What I haven’t been doing is writing. I’ve got a new project in mind, but after six months, all I can show for it is eight hundred unedited words. Part of the problem has been putting writing at the bottom of my to-do list because I haven’t fully fleshed out the story in my head. When I worked, I carved out time every night and on weekends to write. Now, my attitude is one more reflective of “when the spirit captures me.” Looking back, that wasn’t too often in the first half of 2021.


Normally, I’m not one to make New Year’s resolutions, but this time, I’m going to make some half-year resolutions that I’m going to let you help me evaluate my success with at the end of 2021. Here they are:

1)     I am going to plant my bottom in a chair and write something every day.

2)     I am going to ignore, as much as possible, the distractions in my personal life (whether emotional or simply playing games on my phone) until I crank out some words [okay, I’m realistic enough to want to succeed, so I’m not giving myself a word goal].

3)     I’m going to remember that I enjoy writing and being with other authors, so I’m going to take advantage of the opportunity to do both now that the world is becoming saner.

Will you join me in making some half year resolutions? What will they be?


Jim Jackson said...

I think it's a good idea to refocus whenever we find things out of balance. With a never-ending "to do" list, I find I need to remind myself to go out and enjoy unstructured play time -- canoe, kayak, birdwatch, wander the woods. Preferably outside.

Kait said...

Wonderful, Debra, and very timely. In years gone by, I've declared both March and September 1st as personal New Years and used both dates at a time of review and refocus. It's helped me appreciate what I have accomplished and what needs to change so the accomplishments continue. 2020/2021 was a time of personal upheaval. Tomorrow is my birthday. I'm hijacking (with your permission) your excellent goals and making them my own.

Margaret S. Hamilton said...

I do a re-set on July 1st for the next six months, including family obligations. And I write and edit for dark chocolate, which is the best incentive.

KM Rockwood said...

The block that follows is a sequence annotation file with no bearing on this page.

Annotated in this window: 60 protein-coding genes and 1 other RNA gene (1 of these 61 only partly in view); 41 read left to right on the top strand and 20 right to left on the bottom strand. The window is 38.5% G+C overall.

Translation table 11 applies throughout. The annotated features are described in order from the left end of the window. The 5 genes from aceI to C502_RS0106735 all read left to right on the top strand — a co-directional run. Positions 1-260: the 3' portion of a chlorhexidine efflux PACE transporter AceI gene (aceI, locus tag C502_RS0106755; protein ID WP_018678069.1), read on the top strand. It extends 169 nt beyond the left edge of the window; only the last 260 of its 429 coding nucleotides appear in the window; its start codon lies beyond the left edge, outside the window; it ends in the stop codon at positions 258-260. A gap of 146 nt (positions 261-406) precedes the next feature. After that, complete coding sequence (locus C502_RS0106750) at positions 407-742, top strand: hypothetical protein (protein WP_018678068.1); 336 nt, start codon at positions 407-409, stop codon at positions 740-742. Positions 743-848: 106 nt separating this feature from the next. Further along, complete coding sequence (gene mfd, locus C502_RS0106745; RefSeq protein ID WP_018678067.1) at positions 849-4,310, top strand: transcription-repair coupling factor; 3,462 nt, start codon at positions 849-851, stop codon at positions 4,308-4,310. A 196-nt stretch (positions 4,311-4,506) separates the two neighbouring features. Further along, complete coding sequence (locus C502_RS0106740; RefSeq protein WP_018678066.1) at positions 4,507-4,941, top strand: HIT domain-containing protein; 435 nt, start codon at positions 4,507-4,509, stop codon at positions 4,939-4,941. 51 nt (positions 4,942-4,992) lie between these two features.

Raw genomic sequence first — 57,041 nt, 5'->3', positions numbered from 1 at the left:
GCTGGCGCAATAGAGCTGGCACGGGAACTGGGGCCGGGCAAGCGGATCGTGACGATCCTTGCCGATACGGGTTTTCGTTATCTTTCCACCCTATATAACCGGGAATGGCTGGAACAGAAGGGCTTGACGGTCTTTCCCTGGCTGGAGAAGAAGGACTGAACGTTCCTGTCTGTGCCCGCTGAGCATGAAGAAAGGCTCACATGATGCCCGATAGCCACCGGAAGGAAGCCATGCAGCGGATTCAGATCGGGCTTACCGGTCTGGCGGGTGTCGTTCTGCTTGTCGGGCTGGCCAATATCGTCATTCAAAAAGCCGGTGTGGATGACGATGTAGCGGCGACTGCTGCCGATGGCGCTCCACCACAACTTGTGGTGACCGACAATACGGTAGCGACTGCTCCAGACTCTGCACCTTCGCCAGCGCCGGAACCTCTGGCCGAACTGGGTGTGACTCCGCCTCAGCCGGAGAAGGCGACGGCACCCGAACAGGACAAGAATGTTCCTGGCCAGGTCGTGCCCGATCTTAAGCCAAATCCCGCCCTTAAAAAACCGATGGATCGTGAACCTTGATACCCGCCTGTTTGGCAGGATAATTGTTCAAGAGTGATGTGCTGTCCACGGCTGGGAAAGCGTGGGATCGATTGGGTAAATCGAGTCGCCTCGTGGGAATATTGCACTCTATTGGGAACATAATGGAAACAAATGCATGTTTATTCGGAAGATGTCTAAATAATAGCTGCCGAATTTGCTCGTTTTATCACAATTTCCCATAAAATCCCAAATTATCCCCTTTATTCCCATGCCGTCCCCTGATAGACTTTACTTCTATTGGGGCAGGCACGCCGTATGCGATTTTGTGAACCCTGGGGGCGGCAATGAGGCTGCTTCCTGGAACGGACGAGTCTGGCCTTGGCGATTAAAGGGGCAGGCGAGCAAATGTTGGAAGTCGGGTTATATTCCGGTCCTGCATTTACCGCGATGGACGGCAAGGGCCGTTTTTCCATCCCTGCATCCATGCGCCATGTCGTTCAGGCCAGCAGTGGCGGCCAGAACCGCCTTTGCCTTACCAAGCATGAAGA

Funny how the actual writing can take a backseat. I'll be working on getting more of that into my life.

Debra H. Goldstein said...

Jim- so true that it is hard to remember to do the relaxation things.... Kait - Happy birthday in advance. Dark chocolate (Margaret, I feel an urge to write and eat).... KM... me, too.

Molly MacRae said...

Keeping the joy of writing alive is a big one for me. I DO enjoy it. I love it. But sometimes I end up pouting because deadlines are cruel taskmasters that make me skip other fun stuff. Then I have to get myself back into the right frame of mind - like luring a toddler with a cookie. Mmmm, cookies.

Thanks, Debra! This post, this community is so helpful and bolstering.

Shari Randall said...

I'm so with you, Debra, this is a good time to take stock. I'll be adopting your goals and getting my butt in the chair - and "writing for chocolate" to steal a page from Margaret's book too. I think you deserve a pat on the back also, for all you've accomplished, and have accomplished in the tornado of wedding planning.
Now, butt in chair, and where's that chocolate?

Susan said...

And this is why, Debra, you haven’t seen me around, even on WWK. Like Molly, book deadlines are a difficult reminder to close down everything but writing. It does take some of the joy away. After August first, I can breathe easier. Then set new plans. And breathe.

Debra H. Goldstein said...

Molly... the joy is why we do it... but there are times.... Susan... very soon.. August will be here. Shari.. thanks for the pat.. I think we all need the chocolate.